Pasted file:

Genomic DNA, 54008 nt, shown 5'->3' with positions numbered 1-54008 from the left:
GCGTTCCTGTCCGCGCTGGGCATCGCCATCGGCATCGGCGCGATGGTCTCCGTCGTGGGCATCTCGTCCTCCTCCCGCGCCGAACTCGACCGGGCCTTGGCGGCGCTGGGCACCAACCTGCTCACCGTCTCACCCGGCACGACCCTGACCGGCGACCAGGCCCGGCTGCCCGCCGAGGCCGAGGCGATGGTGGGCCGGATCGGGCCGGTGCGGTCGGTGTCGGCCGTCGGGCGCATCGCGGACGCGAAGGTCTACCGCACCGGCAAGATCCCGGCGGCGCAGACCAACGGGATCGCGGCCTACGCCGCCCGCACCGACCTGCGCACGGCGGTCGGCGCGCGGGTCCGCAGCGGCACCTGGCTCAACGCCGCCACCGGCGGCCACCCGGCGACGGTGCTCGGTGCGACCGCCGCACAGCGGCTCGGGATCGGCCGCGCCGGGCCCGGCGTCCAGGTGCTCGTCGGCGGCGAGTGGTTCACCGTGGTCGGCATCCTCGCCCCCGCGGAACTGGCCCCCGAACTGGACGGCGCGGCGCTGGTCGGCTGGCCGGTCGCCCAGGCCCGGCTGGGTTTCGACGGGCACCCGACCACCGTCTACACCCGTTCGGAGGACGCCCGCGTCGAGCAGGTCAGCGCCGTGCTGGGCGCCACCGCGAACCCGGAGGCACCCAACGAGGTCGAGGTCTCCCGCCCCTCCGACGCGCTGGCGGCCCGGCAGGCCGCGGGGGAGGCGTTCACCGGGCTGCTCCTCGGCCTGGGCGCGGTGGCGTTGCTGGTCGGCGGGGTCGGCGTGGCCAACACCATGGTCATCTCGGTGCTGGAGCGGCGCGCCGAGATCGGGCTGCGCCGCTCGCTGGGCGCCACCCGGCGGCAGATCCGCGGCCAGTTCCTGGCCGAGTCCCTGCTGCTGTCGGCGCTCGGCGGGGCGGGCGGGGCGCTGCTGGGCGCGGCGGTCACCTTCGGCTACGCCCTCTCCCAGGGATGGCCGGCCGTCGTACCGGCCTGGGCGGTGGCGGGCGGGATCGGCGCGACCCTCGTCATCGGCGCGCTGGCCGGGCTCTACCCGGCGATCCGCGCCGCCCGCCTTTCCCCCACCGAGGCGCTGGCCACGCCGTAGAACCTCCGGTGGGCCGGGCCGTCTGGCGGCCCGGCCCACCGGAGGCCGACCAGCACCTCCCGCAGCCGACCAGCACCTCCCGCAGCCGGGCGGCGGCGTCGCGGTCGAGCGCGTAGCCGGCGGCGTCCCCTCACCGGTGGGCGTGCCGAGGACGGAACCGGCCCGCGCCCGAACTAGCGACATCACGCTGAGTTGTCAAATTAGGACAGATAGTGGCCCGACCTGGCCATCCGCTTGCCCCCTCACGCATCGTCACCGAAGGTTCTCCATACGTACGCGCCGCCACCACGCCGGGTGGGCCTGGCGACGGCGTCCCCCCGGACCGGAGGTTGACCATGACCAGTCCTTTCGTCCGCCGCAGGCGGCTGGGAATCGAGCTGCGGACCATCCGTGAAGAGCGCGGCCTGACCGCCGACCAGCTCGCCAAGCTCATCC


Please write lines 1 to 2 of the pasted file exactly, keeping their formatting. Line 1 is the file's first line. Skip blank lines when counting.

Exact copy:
Genomic DNA, 54008 nt, shown 5'->3' with positions numbered 1-54008 from the left:
GCGTTCCTGTCCGCGCTGGGCATCGCCATCGGCATCGGCGCGATGGTCTCCGTCGTGGGCATCTCGTCCTCCTCCCGCGCCGAACTCGACCGGGCCTTGGCGGCGCTGGGCACCAACCTGCTCACCGTCTCACCCGGCACGACCCTGACCGGCGACCAGGCCCGGCTGCCCGCCGAGGCCGAGGCGATGGTGGGCCGGATCGGGCCGGTGCGGTCGGTGTCGGCCGTCGGGCGCATCGCGGACGCGAAGGTCTACCGCACCGGCAAGATCCCGGCGGCGCAGACCAACGGGATCGCGGCCTACGCCGCCCGCACCGACCTGCGCACGGCGGTCGGCGCGCGGGTCCGCAGCGGCACCTGGCTCAACGCCGCCACCGGCGGCCACCCGGCGACGGTGCTCGGTGCGACCGCCGCACAGCGGCTCGGGATCGGCCGCGCCGGGCCCGGCGTCCAGGTGCTCGTCGGCGGCGAGTGGTTCACCGTGGTCGGCATCCTCGCCCCCGCGGAACTGGCCCCCGAACTGGACGGCGCGGCGCTGGTCGGCTGGCCGGTCGCCCAGGCCCGGCTGGGTTTCGACGGGCACCCGACCACCGTCTACACCCGTTCGGAGGACGCCCGCGTCGAGCAGGTCAGCGCCGTGCTGGGCGCCACCGCGAACCCGGAGGCACCCAACGAGGTCGAGGTCTCCCGCCCCTCCGACGCGCTGGCGGCCCGGCAGGCCGCGGGGGAGGCGTTCACCGGGCTGCTCCTCGGCCTGGGCGCGGTGGCGTTGCTGGTCGGCGGGGTCGGCGTGGCCAACACCATGGTCATCTCGGTGCTGGAGCGGCGCGCCGAGATCGGGCTGCGCCGCTCGCTGGGCGCCACCCGGCGGCAGATCCGCGGCCAGTTCCTGGCCGAGTCCCTGCTGCTGTCGGCGCTCGGCGGGGCGGGCGGGGCGCTGCTGGGCGCGGCGGTCACCTTCGGCTACGCCCTCTCCCAGGGATGGCCGGCCGTCGTACCGGCCTGGGCGGTGGCGGGCGGGATCGGCGCGACCCTCGTCATCGGCGCGCTGGCCGGGCTCTACCCGGCGATCCGCGCCGCCCGCCTTTCCCCCACCGAGGCGCTGGCCACGCCGTAGAACCTCCGGTGGGCCGGGCCGTCTGGCGGCCCGGCCCACCGGAGGCCGACCAGCACCTCCCGCAGCCGACCAGCACCTCCCGCAGCCGGGCGGCGGCGTCGCGGTCGAGCGCGTAGCCGGCGGCGTCCCCTCACCGGTGGGCGTGCCGAGGACGGAACCGGCCCGCGCCCGAACTAGCGACATCACGCTGAGTTGTCAAATTAGGACAGATAGTGGCCCGACCTGGCCATCCGCTTGCCCCCTCACGCATCGTCACCGAAGGTTCTCCATACGTACGCGCCGCCACCACGCCGGGTGGGCCTGGCGACGGCGTCCCCCCGGACCGGAGGTTGACCATGACCAGTCCTTTCGTCCGCCGCAGGCGGCTGGGAATCGAGCTGCGGACCATCCGTGAAGAGCGCGGCCTGACCGCCGACCAGCTCGCCAAGCTCATCC